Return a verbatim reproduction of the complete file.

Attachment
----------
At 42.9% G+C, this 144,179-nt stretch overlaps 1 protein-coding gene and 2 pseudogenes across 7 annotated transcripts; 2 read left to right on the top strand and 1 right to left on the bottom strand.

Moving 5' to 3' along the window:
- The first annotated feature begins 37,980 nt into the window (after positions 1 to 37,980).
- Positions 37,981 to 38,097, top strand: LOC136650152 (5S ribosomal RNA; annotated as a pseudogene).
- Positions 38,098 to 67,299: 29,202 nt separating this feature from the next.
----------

At 42.9% G+C, this 144,179-nt stretch overlaps 1 protein-coding gene and 2 pseudogenes across 7 annotated transcripts; 2 read left to right on the top strand and 1 right to left on the bottom strand.

Moving 5' to 3' along the window:
- The first annotated feature begins 37,980 nt into the window (after positions 1 to 37,980).
- Positions 37,981 to 38,097, top strand: LOC136650152 (5S ribosomal RNA; annotated as a pseudogene).
- Positions 38,098 to 67,299: 29,202 nt separating this feature from the next.